A question came up on the pgsql-general mailing list regarding how to obtain column information from a PostgreSQL database. Finding the definition of database objects is something I spend a lot of time doing when working on the comparison and scripting engines for Postgres Compare.
PostgreSQL stores all the database object defining information in what are called the system catalogs. These catalogs can be queried directly to get an idea as to the structure of the database one is connected to and also some information about the cluster as a whole. In addition, the system catalogs are the source of truth for the information schema, an ANSI standard set of views documentating tables, columns etc.
While the information schema is useful for standardisation it can be difficult or inefficient at times to wrangle the data you need if the views don’t already match your requirements. In those situations it can be useful to drop down to the system catalogs directly. The system catalog structure is what Postgres revolves around so it is the terrain to the information schema’s map.
Here is the query I provided linking columns to tables, types and constraints in order to obtain the column name, data type, length and the type of table constraint it appears in if any.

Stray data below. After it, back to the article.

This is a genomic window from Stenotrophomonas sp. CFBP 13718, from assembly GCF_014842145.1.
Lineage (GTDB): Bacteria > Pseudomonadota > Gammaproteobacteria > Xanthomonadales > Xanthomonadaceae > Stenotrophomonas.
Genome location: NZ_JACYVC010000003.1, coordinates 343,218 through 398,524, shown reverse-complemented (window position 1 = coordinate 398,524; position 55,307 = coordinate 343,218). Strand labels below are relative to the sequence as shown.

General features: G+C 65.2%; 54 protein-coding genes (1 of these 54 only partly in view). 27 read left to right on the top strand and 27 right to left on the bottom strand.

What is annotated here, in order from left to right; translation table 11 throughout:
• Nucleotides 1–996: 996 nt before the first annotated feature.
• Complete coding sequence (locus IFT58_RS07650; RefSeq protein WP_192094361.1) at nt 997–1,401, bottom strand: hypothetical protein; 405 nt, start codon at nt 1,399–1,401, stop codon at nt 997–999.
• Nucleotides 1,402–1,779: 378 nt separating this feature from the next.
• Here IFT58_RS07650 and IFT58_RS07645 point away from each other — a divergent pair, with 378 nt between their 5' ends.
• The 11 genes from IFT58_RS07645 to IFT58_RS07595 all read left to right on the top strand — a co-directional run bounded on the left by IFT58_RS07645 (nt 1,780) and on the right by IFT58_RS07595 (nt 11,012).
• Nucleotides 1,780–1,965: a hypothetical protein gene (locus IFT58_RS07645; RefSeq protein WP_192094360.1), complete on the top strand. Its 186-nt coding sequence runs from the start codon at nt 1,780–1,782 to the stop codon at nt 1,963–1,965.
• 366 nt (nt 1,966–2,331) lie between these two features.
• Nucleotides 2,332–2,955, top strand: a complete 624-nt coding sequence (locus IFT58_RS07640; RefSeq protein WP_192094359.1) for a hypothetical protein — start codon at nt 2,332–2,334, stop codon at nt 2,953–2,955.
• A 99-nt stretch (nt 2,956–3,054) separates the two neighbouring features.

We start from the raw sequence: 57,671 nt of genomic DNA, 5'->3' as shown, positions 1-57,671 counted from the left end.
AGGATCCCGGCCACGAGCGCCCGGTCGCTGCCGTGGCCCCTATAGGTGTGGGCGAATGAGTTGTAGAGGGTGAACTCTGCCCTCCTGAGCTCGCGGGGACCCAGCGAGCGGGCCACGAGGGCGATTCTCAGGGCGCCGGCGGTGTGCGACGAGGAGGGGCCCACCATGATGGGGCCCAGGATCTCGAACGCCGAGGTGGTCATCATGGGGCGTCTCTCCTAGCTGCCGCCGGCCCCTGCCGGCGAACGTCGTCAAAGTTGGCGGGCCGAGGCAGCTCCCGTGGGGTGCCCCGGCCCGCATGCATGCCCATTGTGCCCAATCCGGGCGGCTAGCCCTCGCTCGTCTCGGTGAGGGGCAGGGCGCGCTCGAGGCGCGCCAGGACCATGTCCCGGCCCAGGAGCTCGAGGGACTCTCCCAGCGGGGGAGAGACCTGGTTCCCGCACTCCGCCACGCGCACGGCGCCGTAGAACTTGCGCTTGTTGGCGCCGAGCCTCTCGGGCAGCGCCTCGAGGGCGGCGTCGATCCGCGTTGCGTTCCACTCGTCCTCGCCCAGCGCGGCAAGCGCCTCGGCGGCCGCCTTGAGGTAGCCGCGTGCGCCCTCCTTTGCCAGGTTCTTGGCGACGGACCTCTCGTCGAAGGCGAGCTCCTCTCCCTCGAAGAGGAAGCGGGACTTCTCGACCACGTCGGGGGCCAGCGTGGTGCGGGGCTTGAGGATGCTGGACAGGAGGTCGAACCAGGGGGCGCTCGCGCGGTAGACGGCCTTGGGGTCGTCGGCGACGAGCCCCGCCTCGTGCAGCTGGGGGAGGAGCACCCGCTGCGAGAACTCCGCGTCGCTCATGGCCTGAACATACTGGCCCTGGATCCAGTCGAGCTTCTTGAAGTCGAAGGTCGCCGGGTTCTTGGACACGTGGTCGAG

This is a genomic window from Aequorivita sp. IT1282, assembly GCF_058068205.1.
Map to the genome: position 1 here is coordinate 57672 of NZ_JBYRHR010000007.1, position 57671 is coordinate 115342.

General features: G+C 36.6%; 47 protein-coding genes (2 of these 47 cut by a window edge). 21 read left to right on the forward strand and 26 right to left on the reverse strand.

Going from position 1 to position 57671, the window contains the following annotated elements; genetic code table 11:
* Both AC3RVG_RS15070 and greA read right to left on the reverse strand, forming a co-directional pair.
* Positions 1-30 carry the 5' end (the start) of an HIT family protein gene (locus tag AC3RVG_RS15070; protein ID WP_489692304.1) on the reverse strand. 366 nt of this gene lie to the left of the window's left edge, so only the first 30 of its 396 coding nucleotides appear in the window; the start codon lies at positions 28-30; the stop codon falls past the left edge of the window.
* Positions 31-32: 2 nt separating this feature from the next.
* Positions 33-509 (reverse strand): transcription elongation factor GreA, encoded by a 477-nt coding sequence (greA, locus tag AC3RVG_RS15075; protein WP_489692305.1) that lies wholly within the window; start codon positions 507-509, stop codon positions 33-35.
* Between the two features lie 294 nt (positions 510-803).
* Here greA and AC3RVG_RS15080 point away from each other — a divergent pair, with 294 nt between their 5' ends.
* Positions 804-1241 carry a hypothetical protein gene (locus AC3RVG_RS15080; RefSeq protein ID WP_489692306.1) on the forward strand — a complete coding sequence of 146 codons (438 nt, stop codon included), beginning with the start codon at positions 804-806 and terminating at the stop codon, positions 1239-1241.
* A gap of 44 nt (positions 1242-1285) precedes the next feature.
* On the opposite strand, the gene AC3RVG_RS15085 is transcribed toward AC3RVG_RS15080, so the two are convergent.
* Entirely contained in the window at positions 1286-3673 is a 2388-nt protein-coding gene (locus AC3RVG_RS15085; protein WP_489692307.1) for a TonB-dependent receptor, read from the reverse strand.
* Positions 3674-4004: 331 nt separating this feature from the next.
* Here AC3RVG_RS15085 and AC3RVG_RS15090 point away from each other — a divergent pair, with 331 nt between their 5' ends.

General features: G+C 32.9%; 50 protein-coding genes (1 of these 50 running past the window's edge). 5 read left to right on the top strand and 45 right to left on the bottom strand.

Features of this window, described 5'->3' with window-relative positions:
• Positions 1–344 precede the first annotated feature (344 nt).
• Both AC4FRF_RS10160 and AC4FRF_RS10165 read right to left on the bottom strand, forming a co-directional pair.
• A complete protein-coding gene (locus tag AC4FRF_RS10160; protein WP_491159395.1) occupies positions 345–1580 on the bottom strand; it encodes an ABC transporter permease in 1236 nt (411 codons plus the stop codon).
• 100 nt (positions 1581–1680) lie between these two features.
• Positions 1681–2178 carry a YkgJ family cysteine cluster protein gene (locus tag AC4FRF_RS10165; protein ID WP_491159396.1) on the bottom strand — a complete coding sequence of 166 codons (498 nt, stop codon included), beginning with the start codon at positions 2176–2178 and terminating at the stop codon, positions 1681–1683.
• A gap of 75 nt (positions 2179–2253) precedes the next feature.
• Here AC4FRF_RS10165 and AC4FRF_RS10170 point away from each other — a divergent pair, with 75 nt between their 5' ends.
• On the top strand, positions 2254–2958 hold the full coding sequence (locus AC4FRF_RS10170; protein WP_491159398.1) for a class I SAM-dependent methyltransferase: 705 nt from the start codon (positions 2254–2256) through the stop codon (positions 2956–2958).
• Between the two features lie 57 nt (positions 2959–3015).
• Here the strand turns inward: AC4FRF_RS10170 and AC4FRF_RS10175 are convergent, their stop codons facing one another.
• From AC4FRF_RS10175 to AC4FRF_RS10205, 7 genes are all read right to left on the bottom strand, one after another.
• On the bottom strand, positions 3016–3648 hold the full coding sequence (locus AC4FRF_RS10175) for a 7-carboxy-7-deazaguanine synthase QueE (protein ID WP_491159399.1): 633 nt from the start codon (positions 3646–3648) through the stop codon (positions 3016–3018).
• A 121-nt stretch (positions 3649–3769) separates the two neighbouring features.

SELECT columns.attname as name, data_types.typname as type, columns.attlen as length, columns.attnotnull as not_null, constraints.contype FROM pg_attribute columns INNER JOIN pg_class tables ON columns.attrelid = tables.oid INNER JOIN pg_type data_types ON columns.atttypid = data_types.oid LEFT JOIN pg_constraint constraints ON constraints.conrelid = columns.attrelid AND columns.attnum = ANY(constraints.conkey) WHERE tables.relname = 'films' AND columns.attnum > 0;
It can be much easier, and better documented, to deal directly with the system catalogs than trying to decipher the often messy views of the information schema. Something else I learned while figuring this out is that one can check for the presence of a value in an array using the ANY syntax. Very useful since a lot of the system catalogs use int arrays to refer to other objects instead of a row per reference.